Access to Recreation Webinar Series

The W.K. Kellogg Foundation Access to Recreation grant program has provided $15 million in funding to 36 recreation projects in four Midwestern states over the last three years. Projects were selected based on their concepts for embracing universal design, opportunity to facilitate inclusion of people of all abilities and opportunity to serve as an exemplar of universal design to community planners, recreation practitioners and advocates. The free 90-minute sessions will present an overview of the project concepts, the planning process, design decisions, construction issues, and fundraising. Participants will have the opportunity to view some of the project details online and ask questions of the project managers. This is an excellent opportunity for professionals seeking the latest information on universal design trends specific to parks and recreation. The series is sponsored by the Michigan Recreation and Park Association Foundation.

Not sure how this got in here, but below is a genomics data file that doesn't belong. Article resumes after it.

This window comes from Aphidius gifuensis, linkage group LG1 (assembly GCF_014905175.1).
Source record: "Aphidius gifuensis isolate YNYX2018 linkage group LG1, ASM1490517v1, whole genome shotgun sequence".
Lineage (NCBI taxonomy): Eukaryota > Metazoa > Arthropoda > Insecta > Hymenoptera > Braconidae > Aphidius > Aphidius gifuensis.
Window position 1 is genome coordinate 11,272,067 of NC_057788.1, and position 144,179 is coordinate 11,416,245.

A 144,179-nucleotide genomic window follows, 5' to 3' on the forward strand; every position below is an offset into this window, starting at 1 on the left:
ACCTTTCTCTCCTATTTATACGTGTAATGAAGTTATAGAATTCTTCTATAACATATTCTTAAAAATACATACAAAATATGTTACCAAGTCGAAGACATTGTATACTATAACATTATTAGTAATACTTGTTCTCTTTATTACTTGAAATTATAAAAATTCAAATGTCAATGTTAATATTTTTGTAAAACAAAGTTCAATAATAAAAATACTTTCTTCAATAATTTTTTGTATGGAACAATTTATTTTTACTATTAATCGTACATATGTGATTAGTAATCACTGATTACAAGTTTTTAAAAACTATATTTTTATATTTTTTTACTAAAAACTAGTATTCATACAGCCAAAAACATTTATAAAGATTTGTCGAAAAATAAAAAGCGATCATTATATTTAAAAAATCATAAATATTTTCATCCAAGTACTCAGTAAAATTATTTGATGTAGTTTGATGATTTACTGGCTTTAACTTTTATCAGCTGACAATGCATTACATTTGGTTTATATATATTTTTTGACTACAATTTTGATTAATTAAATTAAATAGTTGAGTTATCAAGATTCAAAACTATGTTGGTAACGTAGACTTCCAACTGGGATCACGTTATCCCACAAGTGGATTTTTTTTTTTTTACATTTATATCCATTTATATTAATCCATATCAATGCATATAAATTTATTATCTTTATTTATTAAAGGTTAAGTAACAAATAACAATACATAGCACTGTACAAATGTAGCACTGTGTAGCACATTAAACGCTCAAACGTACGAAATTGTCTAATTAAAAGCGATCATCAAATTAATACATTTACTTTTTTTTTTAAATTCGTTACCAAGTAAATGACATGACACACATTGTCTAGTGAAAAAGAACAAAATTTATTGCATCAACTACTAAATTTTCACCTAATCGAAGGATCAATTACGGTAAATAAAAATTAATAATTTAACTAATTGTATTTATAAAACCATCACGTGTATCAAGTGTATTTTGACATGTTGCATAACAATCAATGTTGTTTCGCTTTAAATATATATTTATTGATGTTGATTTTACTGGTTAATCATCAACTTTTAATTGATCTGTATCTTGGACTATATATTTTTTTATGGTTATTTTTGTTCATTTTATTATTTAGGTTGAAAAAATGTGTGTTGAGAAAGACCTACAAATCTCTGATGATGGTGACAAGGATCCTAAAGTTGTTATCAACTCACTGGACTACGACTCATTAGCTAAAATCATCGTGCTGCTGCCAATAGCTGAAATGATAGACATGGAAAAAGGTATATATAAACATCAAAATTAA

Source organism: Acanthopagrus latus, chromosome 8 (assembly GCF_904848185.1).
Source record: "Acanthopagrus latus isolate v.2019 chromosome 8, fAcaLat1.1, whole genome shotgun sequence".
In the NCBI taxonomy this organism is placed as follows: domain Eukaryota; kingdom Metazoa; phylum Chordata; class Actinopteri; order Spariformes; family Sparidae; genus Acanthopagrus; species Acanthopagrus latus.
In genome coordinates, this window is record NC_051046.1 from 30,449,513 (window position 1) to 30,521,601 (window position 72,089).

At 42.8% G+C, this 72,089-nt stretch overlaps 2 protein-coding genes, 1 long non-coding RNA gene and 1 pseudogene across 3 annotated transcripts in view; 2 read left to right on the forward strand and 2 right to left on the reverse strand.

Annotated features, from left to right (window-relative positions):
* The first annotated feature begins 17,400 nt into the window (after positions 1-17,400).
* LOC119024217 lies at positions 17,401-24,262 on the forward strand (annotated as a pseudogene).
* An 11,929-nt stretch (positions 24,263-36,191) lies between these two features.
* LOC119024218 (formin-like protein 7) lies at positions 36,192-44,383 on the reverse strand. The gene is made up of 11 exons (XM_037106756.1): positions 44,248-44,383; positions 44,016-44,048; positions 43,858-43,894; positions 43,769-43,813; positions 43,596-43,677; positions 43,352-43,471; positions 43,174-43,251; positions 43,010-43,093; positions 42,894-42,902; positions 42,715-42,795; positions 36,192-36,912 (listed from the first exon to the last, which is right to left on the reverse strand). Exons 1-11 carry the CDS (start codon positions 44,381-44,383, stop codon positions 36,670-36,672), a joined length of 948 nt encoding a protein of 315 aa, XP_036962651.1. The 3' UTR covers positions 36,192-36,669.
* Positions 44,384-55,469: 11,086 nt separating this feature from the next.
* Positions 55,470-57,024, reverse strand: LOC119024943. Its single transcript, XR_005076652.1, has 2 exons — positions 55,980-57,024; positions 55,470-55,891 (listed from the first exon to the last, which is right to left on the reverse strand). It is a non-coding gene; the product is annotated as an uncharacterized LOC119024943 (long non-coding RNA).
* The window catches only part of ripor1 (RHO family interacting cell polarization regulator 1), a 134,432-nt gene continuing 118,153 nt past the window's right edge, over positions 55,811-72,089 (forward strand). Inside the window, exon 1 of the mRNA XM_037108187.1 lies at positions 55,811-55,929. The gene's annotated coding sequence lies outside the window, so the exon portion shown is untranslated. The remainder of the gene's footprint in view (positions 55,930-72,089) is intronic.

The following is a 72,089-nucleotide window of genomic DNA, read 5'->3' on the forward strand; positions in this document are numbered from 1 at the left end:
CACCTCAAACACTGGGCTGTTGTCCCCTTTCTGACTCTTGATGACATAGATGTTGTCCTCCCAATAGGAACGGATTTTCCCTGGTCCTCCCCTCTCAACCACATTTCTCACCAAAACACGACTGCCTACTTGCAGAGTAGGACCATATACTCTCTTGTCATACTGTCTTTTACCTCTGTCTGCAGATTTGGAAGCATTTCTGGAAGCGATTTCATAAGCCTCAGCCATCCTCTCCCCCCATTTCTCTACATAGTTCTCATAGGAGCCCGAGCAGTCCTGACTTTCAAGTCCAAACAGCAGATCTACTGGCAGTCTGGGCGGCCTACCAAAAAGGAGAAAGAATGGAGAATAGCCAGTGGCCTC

National Center on Accessibility
Indiana University Research Park
501 North Morton St, Suite 109 Bloomington, IN 47404
(812) 856-4422 Voice
(812) 856-4421 TTY
(812) 856-4480 Fax Comments:

The National Trails Training Partnership

American Trails, P.O. Box 491797, Redding, CA 96049-1797 • (530) 605-4395 • Fax: (530) 547-2035 •

The National Trails Training Partnership is an alliance of Federal agencies, training providers, nationwide supporters, and providers of products and services. Visit the online calendar of training opportunities, access hundreds of trail-related resources, read the news, learn how you can help, and see training resources in your state.

This material is based upon work supported by the Federal Highway Administration under Cooperative Agreement DTFH61-06-H-00023. Any opinions, findings, and conclusions or recommendations expressed in this publication are those of the Author(s) and do not necessarily reflect the view of the Federal Highway Administration.